DeSantis: GOP voters overcame 'blue wave' spurred by Andrew Gillum

Florida Gov.-elect Ron DeSantisRon DeSantisDemocrats walk out of confirmation hearing for Florida surgeon general Biden trails generic Republican in new poll, would face tight race against Trump Overnight Health Care — Senators unveil pandemic prep overhaul MORE (R) on Monday gave credit to his opponent, Andrew Gillum (D), for turning out droves of Democrats in this month's election.

"I think the fact that he was their nominee, he was really responsible for driving a lot of these Democrats to vote who don’t normally vote in midterm elections," DeSantis said in an appearance on "Fox & Friends."

DeSantis narrowly defeated Gillum in the gubernatorial race earlier this month. The Democrat conceded on election night before walking back his concession as vote totals tightened. Gillum officially conceded on Saturday amid a recount of votes.

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DeSantis praised Gillum as a "formidable opponent" who inspired enthusiasm within the party in a nonpresidential year election.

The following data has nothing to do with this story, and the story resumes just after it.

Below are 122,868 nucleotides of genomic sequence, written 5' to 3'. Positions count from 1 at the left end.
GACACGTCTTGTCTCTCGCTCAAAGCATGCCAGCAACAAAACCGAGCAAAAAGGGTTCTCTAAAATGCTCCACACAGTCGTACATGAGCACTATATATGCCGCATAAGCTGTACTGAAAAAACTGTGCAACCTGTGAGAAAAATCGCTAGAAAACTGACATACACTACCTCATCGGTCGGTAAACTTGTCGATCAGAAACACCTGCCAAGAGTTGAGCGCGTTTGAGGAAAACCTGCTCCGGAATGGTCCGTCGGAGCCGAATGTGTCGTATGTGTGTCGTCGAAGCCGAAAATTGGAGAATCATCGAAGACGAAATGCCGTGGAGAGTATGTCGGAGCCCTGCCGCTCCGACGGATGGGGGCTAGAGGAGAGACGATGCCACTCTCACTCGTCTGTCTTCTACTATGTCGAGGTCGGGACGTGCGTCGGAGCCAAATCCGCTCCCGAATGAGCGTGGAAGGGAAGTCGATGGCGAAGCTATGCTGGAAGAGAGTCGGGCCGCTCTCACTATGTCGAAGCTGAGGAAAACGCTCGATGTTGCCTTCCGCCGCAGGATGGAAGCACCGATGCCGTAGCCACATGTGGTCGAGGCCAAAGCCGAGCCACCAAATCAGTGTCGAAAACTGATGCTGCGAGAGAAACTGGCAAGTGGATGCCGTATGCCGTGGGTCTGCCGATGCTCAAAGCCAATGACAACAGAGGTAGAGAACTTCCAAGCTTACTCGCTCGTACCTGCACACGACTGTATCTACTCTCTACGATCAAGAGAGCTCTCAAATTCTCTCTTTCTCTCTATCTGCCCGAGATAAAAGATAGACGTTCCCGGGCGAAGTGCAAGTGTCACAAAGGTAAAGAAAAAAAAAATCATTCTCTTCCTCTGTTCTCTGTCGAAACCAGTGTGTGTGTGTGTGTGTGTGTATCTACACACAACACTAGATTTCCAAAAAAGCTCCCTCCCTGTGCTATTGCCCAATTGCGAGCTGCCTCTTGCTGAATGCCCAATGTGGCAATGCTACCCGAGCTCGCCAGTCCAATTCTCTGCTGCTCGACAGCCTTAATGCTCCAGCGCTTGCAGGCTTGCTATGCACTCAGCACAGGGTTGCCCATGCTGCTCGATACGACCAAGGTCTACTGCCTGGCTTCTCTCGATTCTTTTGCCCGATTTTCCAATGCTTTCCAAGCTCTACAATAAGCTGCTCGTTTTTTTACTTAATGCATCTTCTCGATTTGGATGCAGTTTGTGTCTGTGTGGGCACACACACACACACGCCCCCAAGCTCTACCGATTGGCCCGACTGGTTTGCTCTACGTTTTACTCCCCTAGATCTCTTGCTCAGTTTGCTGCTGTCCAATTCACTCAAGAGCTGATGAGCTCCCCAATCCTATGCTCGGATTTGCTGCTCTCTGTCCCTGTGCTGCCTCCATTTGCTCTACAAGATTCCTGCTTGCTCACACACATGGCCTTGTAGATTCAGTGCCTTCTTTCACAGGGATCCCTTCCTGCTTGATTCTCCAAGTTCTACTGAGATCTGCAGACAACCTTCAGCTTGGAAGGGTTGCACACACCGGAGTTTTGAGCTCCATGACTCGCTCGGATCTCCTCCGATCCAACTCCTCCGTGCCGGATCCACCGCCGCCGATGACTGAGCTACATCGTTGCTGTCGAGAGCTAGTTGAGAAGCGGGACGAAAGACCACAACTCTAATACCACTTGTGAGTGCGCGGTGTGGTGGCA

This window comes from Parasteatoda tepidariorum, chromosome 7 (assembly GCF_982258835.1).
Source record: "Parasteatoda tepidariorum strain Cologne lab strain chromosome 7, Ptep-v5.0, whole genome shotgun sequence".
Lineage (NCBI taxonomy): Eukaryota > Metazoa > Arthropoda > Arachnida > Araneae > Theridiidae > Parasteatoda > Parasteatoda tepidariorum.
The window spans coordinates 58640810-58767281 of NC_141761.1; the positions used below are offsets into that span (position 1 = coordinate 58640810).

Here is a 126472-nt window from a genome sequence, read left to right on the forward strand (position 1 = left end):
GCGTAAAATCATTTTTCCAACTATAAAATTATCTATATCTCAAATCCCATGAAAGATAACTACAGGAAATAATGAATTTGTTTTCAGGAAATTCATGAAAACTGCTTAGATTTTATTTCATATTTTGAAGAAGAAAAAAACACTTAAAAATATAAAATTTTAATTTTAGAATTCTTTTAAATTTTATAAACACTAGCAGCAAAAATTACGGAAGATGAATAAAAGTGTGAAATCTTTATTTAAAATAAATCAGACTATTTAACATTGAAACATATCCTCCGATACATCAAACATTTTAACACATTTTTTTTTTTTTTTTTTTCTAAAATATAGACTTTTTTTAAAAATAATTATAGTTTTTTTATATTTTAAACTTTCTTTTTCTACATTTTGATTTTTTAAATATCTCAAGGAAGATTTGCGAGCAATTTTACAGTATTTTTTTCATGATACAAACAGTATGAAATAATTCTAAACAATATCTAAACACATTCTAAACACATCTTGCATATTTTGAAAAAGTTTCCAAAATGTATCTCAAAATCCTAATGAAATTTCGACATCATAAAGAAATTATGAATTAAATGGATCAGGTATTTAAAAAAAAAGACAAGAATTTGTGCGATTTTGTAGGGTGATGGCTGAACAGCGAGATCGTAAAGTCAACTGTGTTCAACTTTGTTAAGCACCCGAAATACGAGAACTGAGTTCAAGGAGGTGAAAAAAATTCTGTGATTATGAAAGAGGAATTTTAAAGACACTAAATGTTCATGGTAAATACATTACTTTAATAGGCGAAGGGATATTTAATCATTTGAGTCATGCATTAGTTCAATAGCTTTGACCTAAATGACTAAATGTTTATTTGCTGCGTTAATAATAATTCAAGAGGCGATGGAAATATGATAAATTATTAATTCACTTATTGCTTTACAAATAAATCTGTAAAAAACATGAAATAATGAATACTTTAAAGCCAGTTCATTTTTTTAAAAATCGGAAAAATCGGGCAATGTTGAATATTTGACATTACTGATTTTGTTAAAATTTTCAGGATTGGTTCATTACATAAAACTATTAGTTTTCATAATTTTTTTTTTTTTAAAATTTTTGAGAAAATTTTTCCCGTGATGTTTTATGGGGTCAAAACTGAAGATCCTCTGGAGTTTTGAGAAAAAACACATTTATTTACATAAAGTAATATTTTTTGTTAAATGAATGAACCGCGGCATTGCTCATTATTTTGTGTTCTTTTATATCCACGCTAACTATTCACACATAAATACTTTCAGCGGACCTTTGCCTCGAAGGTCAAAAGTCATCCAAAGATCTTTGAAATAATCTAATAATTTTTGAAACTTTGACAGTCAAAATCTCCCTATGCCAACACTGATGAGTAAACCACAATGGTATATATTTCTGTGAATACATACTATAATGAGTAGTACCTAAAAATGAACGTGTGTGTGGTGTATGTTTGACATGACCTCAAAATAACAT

"The Democrats turned out way more voters than they did in 2014, but I think what we did on the Republican side is we made sure we turned out our voters," DeSantis said. "So, there kind of was a blue wave, we just were able to overcome it."

President TrumpDonald TrumpNorth Korea conducts potential 6th missile test in a month Kemp leading Perdue in Georgia gubernatorial primary: poll US ranked 27th least corrupt country in the world MORE, who backed DeSantis in the race and labeled Gillum a "thief" during the campaign, called the Democrat a "force to reckon with" following his concession.

On Sunday, in another close Florida race, Sen. Bill NelsonClarence (Bill) William NelsonJames Webb telescope reaches final destination a million miles from Earth Overnight Energy & Environment — Earth records its hottest years ever Global temperatures in past seven years hottest ever observed, new data show MORE (D-Fla.) conceded to Gov. Rick Scott (R) in the Senate race, giving Republicans narrow victories in both major statewide races.

Democrats nationwide managed to flip dozens of House seats in the midterms, winning back the majority in the lower chamber heading into the next session of Congress. The party was also able to flip several governorships and state legislative seats. But, the two Florida elections were major prizes with national attention that Republicans were able to win.

Republicans overall picked up a pair of Senate seats, extending the party to at least 52 seats in the Upper Chamber. Mississippi will hold a runoff election next week to determine the final Senate seat.